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Blog Curated by Aaron Hopkins-Johnson
American novelist and poet Louisa May Alcott was born on November 29, 1832 in what is now known as Philadelphia, Pennsylvania. A student of the transcendentalists Thoreau and Emerson, Alcott grew up as an independent perfectionist. Here we share six books that exemplify Alcott’s precision-guided characters that influenced American morality for nearly a century and a half.
“I am not afraid of storms, for I am learning how to sail my ship.”
“…for no matter how lost and soiled and worn-out wandering sons may be, mothers can forgive and forget every thing as they fold them into their fostering arms. Happy the son whose faith in his mother remains unchanged, and who, through all his wanderings, has kept some filial token to repay her brave and tender love.”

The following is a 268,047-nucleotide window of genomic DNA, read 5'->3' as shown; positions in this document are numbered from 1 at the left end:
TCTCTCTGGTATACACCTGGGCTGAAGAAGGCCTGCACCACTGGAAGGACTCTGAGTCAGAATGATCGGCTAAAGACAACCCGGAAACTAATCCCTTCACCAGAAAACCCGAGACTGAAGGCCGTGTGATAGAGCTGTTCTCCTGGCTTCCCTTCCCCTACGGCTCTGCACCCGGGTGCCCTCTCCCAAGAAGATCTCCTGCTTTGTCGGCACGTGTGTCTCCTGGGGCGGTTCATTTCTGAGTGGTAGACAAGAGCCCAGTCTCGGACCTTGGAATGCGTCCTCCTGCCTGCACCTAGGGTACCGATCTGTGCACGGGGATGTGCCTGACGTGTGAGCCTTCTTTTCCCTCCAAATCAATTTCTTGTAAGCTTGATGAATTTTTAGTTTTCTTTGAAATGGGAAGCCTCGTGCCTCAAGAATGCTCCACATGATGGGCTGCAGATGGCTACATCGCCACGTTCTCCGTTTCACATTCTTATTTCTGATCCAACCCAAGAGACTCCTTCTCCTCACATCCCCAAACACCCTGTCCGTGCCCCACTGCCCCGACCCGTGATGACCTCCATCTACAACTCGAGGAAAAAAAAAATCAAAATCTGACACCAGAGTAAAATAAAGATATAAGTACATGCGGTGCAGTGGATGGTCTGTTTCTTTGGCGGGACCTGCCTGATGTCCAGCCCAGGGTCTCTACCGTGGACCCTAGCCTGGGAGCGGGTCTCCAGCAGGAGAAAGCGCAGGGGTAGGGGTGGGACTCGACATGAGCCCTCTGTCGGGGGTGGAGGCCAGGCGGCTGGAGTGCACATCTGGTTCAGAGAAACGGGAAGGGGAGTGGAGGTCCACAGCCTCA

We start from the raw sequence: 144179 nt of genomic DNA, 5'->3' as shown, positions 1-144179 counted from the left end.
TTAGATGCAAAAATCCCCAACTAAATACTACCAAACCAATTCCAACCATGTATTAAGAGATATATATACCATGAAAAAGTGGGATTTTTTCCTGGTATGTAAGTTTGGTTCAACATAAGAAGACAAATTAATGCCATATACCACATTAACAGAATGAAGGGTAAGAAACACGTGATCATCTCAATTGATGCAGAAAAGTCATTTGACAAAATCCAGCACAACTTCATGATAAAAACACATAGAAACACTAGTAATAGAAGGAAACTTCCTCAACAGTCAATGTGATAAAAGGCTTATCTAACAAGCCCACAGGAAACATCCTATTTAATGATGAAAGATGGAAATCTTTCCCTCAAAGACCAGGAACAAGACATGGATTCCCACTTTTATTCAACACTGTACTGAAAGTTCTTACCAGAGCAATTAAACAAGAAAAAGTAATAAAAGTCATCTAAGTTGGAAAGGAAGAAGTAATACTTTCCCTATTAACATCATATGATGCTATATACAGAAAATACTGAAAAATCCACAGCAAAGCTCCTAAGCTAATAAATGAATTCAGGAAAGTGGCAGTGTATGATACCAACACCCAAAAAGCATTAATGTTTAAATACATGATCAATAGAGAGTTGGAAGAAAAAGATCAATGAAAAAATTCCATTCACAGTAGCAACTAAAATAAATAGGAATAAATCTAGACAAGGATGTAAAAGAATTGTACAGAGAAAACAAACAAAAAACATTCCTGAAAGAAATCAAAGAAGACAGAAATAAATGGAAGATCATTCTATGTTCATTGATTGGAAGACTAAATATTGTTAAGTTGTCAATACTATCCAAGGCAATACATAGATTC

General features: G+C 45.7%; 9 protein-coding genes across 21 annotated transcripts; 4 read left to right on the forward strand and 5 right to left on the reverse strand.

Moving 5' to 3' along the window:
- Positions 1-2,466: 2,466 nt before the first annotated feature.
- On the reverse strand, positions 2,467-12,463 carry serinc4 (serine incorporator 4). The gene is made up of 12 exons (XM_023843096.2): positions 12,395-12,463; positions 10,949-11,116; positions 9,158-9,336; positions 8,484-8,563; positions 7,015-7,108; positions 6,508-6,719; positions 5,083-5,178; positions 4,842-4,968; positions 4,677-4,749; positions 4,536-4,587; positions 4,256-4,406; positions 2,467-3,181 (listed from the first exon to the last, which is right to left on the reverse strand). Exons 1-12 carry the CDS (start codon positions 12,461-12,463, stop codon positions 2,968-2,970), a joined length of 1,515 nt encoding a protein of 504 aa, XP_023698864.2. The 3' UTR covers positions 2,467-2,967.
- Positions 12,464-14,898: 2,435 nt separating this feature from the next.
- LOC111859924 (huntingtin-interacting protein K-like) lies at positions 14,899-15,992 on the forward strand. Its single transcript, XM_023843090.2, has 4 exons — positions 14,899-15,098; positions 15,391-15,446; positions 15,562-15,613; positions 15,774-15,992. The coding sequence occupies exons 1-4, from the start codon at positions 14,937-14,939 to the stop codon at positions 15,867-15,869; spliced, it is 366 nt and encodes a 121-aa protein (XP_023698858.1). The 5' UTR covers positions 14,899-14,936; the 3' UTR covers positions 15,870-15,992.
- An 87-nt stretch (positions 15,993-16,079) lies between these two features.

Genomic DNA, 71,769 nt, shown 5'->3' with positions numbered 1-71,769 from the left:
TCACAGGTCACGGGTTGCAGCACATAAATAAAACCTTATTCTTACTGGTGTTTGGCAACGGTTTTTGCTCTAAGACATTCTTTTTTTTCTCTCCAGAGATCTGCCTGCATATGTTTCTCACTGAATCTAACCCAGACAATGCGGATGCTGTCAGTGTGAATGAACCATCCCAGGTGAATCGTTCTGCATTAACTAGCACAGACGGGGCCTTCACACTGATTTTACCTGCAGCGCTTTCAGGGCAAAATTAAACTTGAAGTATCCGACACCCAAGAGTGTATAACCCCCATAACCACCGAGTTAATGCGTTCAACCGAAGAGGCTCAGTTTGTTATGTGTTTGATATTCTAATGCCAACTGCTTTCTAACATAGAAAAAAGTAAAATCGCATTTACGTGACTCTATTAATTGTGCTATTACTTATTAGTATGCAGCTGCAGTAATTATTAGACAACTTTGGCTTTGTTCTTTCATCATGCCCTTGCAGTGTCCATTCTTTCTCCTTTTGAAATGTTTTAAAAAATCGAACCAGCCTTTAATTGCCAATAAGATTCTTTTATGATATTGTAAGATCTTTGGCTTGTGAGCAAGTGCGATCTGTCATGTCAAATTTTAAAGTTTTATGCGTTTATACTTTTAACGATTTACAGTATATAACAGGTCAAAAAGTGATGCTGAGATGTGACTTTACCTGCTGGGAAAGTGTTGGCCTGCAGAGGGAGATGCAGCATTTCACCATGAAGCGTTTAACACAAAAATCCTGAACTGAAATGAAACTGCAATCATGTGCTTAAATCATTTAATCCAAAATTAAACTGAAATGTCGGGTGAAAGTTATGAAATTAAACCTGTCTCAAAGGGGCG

“Men are always ready to die for us, but not to make our lives worth having. Cheap sentiment and bad logic.”
The Mysterious Key and What It Opened
“The less you reveal the more people can wonder.”
Work: A Story of Experience
“Christie loved books; and the attic next her own was full of them. To this store she found her way by a sort of instinct as sure as that which leads a fly to a honey-pot, and, finding many novels, she read her fill. This amusement lightened many heavy hours, peopled the silent house with troops of friends, and, for a time, was the joy of her life.”
Transcendental Wild Oats
“Stay is a charming word in a friend’s vocabulary.”
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